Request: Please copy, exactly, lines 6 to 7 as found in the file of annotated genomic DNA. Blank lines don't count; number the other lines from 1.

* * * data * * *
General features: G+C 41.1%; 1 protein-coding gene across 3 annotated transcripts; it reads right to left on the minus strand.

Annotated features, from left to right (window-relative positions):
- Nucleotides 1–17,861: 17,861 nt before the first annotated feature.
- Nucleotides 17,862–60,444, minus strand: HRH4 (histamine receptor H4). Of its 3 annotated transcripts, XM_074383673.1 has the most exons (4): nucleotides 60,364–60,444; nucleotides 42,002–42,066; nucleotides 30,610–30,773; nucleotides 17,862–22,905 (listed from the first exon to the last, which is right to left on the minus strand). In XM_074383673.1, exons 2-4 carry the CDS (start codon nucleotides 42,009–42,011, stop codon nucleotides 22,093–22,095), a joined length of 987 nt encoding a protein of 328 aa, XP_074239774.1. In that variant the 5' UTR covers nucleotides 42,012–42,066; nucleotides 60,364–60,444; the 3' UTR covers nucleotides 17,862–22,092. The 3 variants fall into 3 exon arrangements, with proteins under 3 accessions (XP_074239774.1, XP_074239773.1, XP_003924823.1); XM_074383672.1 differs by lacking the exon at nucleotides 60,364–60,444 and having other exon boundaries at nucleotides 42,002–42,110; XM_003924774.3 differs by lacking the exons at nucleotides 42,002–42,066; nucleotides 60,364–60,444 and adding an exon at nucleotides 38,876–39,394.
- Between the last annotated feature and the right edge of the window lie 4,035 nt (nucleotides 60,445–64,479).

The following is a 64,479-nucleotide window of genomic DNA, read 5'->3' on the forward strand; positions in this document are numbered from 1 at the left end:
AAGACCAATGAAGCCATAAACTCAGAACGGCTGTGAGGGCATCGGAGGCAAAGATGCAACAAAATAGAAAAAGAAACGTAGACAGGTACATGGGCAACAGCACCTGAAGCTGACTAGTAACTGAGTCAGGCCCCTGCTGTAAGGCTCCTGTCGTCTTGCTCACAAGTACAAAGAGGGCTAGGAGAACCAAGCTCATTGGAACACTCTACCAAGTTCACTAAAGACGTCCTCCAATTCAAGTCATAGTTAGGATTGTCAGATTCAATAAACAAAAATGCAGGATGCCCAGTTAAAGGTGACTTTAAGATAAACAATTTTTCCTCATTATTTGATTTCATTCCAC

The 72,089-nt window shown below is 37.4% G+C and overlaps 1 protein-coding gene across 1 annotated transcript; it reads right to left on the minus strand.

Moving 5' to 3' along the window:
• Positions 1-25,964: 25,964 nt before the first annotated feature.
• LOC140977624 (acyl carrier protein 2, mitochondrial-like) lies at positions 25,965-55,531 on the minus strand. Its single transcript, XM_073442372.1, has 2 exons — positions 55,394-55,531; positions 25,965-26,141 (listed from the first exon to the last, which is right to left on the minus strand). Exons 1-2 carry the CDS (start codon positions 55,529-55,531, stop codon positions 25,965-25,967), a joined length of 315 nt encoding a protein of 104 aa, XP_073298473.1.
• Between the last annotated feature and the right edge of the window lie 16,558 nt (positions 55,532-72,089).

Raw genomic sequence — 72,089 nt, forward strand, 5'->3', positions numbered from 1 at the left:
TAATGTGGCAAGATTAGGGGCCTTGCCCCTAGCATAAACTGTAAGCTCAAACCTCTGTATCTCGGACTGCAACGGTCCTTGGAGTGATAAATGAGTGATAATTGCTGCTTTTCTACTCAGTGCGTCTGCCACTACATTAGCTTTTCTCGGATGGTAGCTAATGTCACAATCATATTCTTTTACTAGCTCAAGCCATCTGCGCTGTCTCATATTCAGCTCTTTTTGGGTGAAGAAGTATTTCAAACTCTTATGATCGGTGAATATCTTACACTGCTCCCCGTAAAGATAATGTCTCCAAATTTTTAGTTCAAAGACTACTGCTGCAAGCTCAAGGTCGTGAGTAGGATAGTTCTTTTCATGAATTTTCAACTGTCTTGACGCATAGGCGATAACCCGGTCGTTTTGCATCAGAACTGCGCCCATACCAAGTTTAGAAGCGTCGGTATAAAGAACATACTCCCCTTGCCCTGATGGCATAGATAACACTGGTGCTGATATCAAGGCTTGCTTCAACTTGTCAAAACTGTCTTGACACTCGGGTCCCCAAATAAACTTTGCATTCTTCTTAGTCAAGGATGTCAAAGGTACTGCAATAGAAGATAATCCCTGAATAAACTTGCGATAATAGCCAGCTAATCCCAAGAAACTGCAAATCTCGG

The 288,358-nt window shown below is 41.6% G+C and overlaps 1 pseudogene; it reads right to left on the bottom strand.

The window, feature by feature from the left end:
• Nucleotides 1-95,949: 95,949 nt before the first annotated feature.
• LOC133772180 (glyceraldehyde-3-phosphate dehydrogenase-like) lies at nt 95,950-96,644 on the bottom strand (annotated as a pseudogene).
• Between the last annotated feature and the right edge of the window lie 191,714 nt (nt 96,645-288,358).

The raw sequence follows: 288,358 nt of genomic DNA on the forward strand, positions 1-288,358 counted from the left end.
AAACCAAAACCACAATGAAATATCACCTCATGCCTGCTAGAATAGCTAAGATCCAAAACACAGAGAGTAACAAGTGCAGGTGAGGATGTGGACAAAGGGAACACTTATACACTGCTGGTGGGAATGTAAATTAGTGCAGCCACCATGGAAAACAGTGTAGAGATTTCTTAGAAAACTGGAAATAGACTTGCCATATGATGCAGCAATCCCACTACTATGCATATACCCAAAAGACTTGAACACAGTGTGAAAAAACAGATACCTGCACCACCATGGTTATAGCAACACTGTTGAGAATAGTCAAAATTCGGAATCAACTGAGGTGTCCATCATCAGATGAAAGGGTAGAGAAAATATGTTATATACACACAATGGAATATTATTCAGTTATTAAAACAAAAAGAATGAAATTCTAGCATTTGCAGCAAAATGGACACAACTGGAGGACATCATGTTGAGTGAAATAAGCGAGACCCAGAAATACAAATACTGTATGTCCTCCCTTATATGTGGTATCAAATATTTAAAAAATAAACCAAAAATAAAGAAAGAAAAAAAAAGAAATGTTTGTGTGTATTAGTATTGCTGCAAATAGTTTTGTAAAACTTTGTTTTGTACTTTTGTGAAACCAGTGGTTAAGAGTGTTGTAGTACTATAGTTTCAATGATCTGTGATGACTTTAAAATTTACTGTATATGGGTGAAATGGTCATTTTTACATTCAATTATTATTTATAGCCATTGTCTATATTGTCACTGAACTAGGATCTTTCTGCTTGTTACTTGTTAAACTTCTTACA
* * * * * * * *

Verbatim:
The following is a 64,479-nucleotide window of genomic DNA, read 5'->3' on the forward strand; positions in this document are numbered from 1 at the left end:
AAGACCAATGAAGCCATAAACTCAGAACGGCTGTGAGGGCATCGGAGGCAAAGATGCAACAAAATAGAAAAAGAAACGTAGACAGGTACATGGGCAACAGCACCTGAAGCTGACTAGTAACTGAGTCAGGCCCCTGCTGTAAGGCTCCTGTCGTCTTGCTCACAAGTACAAAGAGGGCTAGGAGAACCAAGCTCATTGGAACACTCTACCAAGTTCACTAAAGACGTCCTCCAATTCAAGTCATAGTTAGGATTGTCAGATTCAATAAACAAAAATGCAGGATGCCCAGTTAAAGGTGACTTTAAGATAAACAATTTTTCCTCATTATTTGATTTCATTCCAC